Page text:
What do I hear resounding without the gate upon the bridge ? Let the Song resound in the hall to our ear! The King spoke it, the Page ran off; the boy returned, and the King called out, bring in the old man hither. Hail to you, noble Sirs! Hail to you, handsome Ladies! What a rich Heaven! Star by Star; Who can tell their names? In this hall, full of pomp and splendour, I'll close my eyes ; this is no time for enjoying this delightful surprise. The singer shut his eyes and made the full-toned chords vibrate. The Knight looked undaunted up; the fair one into her lap. The King, who was pleased with the Song, ordered a gold chain to be brought as a reward for his music. The golden chain give not to me, give the chain to the Knights before whose bold looks the lances of the enemies fly in splinters: give it to thy Chanceller, and let him bear the golden load along with his other burdens. I sing, as the bird sings, which dwells among the boughs; the song that swells from the throat is a reward that richly recompenses. Yet if I dared to ask, I would beg this : let them bring me a draught of the best wine in a clean goblet. He set it to his lips, he drank it up: 0 draught of sweetest savour! O thrice blessed house where such a cup is but a small gift! If you fare well, think of me, and thank the Almighty as warmly as I thank you for this cup.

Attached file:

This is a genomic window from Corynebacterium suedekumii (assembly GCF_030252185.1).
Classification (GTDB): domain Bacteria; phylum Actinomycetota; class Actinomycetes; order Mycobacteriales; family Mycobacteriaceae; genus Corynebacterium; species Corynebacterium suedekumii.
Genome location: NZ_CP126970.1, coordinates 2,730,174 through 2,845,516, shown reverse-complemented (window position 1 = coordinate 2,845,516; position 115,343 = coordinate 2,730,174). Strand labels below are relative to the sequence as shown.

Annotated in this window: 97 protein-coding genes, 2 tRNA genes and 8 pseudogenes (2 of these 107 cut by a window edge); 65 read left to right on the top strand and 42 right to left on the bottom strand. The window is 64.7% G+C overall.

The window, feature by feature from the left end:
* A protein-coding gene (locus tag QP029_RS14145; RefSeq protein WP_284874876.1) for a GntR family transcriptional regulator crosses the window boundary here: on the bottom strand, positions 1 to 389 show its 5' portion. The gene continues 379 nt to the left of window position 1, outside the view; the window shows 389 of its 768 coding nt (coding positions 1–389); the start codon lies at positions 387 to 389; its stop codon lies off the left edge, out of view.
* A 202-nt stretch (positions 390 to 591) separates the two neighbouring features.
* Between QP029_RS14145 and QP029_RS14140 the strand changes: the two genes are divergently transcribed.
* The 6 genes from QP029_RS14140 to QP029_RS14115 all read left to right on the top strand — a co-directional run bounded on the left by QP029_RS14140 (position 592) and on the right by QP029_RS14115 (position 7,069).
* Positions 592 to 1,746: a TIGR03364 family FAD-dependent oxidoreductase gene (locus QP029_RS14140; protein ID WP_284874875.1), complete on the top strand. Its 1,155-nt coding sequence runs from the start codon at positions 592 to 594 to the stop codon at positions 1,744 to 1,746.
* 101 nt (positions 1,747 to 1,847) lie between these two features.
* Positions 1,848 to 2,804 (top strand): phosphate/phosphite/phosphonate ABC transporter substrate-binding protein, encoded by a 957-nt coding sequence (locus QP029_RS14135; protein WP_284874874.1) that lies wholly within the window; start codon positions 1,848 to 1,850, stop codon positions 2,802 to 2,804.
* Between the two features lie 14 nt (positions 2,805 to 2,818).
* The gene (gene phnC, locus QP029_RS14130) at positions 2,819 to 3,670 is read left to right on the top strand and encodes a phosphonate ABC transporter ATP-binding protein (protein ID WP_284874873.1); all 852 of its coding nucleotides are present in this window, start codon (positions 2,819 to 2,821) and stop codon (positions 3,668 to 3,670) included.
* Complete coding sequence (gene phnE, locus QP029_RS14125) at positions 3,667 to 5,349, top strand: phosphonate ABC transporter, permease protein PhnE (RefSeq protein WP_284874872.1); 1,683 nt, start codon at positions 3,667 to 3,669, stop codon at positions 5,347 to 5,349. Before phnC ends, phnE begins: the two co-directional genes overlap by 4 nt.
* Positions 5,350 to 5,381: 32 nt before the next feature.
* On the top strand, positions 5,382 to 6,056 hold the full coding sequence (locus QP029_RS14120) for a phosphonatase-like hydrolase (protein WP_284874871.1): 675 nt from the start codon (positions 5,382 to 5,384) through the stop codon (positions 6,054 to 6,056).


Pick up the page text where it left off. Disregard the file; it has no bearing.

Der Harfer, Harfener, or Harfner, s. pl. die Harfner, the Harper; and in the fem, die Harferin, or Harfnerin. But we have also for the male Harper, der Harfenspieler, and der Harfenschläger, and for the female, if she be 'an itinerant Harper, das Harfenmädchen. Der Harfenist is of foreign origin, and ought not to be employed.

draussen, adv. of place, without, on the outside, particularly with reference to one's dwelling in the house. nicht in dem Zimmer, er ist draussen, he is not in the room, he is without.

vor dem Thor, before the gate, without the gate. das Thor, es, e, pl. die Thore, n. the gate. We say, vor dem Thore, when there is no locomotion, and vor das Thor, when there is. Wir wollen ein wenig vor das Thor fahren, we will drive a little out of the gate. But der Thor, pl. die Thoren, m. a fool, an extravagant person. It is sometimes synonymous with Narr, m. a fool who wants understanding.

er ist

Eberhard says :

6. Thorheit und Narrheit ist der Weisheit und Klugheit entgegen gesetzt. Der Weise hat eine praktische Kenntnisz von dem was an sich gut ist; der Kluge von dem was als Mittel gut ist. Die Weisheit will dasz ich mein Leben nicht ohne Noth und Pflicht in Gefahr setze; denn das Leben ist an sich ein Gut. Die Klugheit erfodert dasz ich, wenn ich krank bin, mich an einen geschickten Arzt, nicht an einen Marktschreyer wende. Wer in beiden Fällen das Gegentheil thut von dem was die Weisheit und Klugheit vorschreibt, der ist ein Thor.”

“ Extravagance and folly are the opposite of wisdom and prudence. The wise man has a practical knowledge of that which is good in itself; the prudent man of that which is good as a mean. Wisdom requires that I do not expose my life without necessity, and without being impelled to it by duty, for life is a good in itself. Prudence demands that when I am ill I should apply to a clever physician, and not to a quack. He who in both cases does the contrary of what wisdom and prudence prescribe, is a fool.”